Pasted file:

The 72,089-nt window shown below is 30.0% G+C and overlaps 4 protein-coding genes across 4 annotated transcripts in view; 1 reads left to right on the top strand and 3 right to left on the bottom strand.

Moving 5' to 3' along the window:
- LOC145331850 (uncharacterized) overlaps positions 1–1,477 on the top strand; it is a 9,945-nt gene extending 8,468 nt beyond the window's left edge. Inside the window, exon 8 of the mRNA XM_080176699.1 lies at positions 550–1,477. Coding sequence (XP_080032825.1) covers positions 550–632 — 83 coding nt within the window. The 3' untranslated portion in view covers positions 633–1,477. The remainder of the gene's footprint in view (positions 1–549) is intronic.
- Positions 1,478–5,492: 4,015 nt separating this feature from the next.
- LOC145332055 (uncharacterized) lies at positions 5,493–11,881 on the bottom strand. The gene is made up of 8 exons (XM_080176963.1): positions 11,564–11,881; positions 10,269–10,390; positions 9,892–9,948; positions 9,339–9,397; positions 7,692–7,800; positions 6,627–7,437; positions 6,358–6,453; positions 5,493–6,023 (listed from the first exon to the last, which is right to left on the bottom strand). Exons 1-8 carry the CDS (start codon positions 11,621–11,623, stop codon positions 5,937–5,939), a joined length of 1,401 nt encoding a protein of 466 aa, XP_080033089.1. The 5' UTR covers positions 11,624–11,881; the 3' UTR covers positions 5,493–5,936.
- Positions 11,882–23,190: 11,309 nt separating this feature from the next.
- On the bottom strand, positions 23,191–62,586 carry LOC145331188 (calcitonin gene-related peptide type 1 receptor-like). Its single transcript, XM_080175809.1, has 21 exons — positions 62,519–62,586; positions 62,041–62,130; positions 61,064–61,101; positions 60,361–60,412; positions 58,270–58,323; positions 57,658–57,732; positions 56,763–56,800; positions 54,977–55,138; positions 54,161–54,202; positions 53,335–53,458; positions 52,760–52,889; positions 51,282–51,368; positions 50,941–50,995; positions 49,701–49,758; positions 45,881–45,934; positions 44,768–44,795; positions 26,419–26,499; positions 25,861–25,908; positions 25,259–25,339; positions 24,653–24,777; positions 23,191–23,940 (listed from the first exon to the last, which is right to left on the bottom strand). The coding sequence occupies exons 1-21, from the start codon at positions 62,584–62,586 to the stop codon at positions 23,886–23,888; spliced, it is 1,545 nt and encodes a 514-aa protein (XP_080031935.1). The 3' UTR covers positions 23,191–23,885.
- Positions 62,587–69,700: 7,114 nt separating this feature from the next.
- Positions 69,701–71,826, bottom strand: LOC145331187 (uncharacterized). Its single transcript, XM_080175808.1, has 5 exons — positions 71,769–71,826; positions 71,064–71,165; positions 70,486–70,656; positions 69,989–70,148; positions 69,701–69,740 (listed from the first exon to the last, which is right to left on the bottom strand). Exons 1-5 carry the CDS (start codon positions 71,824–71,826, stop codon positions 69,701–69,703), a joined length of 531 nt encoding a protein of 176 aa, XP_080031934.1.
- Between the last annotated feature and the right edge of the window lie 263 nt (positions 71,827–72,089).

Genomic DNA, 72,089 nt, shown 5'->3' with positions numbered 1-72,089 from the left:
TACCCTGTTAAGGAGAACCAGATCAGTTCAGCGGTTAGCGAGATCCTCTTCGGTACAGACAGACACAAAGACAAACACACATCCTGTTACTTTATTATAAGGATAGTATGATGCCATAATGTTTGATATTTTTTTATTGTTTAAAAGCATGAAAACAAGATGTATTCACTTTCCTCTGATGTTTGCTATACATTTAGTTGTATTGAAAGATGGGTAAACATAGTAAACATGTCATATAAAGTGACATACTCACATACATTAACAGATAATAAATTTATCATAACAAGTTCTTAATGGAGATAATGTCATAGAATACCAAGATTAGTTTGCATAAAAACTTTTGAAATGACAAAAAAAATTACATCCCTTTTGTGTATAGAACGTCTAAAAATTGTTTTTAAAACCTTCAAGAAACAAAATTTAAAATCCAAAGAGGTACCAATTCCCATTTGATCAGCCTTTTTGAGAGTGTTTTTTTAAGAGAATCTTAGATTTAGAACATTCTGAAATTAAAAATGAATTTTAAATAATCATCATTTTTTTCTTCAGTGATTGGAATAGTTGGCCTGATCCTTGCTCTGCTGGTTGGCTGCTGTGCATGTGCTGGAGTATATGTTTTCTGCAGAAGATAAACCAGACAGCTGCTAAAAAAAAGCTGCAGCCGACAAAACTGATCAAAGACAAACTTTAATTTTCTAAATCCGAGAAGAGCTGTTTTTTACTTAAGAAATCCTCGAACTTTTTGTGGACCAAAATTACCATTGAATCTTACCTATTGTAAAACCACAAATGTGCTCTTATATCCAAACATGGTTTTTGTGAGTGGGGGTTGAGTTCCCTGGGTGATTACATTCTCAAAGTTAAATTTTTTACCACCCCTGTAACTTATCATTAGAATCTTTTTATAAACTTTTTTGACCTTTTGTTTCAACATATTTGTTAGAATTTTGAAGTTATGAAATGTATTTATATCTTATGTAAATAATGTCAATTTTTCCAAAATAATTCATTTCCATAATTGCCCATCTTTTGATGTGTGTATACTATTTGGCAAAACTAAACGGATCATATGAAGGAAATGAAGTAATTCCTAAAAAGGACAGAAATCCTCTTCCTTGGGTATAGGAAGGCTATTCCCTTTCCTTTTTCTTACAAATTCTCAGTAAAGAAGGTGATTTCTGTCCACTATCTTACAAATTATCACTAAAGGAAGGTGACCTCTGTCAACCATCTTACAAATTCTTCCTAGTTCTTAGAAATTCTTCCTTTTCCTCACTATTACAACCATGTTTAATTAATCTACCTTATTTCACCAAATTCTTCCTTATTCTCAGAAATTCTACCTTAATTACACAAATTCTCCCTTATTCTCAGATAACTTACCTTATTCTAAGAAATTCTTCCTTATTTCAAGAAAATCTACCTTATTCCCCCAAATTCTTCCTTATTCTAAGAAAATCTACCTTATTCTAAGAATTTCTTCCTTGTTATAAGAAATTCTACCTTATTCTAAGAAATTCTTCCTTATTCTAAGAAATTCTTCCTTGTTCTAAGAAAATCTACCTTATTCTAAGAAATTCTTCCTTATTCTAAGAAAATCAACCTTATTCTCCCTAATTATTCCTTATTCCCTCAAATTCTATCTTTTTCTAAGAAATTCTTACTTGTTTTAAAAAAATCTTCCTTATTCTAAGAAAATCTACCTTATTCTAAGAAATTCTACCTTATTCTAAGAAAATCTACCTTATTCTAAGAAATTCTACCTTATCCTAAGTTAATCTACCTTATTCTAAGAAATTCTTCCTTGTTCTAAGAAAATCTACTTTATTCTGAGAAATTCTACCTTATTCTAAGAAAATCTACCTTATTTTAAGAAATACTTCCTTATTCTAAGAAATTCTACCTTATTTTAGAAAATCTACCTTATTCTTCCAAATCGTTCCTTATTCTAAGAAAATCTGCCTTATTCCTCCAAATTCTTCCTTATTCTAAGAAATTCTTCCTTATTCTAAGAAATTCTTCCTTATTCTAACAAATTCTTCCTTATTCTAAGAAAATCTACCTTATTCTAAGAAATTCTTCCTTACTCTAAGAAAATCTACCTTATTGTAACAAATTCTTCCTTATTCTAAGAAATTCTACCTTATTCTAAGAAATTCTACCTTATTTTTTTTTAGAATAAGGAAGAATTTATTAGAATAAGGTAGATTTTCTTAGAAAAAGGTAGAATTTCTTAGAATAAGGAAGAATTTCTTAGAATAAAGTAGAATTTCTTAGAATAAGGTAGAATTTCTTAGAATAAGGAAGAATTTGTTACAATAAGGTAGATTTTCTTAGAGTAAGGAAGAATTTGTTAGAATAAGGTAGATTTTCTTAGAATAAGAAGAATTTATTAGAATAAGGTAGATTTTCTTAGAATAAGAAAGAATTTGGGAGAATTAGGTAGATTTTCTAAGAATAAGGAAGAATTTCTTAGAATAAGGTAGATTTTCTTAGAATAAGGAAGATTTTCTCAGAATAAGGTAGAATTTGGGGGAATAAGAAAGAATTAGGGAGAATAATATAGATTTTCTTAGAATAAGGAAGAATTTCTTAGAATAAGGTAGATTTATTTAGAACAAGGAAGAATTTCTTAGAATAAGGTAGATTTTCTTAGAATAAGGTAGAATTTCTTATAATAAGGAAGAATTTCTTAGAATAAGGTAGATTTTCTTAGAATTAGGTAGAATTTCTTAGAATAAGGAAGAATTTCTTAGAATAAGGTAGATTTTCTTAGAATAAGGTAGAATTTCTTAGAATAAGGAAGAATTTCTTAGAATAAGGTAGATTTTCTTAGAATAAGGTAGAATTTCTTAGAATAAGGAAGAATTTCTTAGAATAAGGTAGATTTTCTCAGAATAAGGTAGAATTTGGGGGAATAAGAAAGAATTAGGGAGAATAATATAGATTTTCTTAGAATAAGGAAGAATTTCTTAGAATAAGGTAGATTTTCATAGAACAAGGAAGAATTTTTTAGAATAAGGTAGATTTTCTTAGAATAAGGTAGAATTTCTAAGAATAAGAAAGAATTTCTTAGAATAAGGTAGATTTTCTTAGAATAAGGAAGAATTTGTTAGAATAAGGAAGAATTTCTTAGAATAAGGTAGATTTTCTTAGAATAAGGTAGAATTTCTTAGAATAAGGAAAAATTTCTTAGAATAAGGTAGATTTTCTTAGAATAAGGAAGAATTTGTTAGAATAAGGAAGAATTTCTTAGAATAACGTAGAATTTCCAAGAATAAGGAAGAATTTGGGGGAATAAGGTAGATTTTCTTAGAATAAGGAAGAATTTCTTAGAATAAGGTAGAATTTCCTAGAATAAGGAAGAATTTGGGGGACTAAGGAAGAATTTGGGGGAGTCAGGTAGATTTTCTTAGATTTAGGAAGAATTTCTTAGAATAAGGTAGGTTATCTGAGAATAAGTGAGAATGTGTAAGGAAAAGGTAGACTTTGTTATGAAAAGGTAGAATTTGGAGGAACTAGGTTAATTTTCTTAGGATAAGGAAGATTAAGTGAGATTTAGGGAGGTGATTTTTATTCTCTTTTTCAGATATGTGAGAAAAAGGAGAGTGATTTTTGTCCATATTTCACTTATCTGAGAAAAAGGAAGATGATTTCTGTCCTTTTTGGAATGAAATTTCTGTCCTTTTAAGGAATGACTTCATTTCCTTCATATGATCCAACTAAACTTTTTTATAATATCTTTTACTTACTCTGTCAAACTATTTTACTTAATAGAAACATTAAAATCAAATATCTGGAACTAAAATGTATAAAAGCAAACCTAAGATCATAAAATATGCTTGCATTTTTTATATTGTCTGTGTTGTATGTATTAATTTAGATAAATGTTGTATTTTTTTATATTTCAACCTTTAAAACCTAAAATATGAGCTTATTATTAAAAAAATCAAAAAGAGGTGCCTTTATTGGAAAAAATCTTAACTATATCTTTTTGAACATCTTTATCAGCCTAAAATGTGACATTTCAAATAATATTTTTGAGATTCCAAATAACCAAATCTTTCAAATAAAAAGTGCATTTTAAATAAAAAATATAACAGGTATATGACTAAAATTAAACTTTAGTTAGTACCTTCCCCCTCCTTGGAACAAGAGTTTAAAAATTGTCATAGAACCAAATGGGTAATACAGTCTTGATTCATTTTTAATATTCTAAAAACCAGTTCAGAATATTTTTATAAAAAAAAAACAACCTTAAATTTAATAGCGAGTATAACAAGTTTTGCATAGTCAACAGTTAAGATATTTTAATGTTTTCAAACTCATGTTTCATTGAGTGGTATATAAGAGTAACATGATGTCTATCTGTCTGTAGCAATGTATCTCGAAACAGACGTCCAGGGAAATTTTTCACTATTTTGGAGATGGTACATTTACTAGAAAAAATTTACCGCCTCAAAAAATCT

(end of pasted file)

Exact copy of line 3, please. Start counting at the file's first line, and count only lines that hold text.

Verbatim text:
- LOC145331850 (uncharacterized) overlaps positions 1–1,477 on the top strand; it is a 9,945-nt gene extending 8,468 nt beyond the window's left edge. Inside the window, exon 8 of the mRNA XM_080176699.1 lies at positions 550–1,477. Coding sequence (XP_080032825.1) covers positions 550–632 — 83 coding nt within the window. The 3' untranslated portion in view covers positions 633–1,477. The remainder of the gene's footprint in view (positions 1–549) is intronic.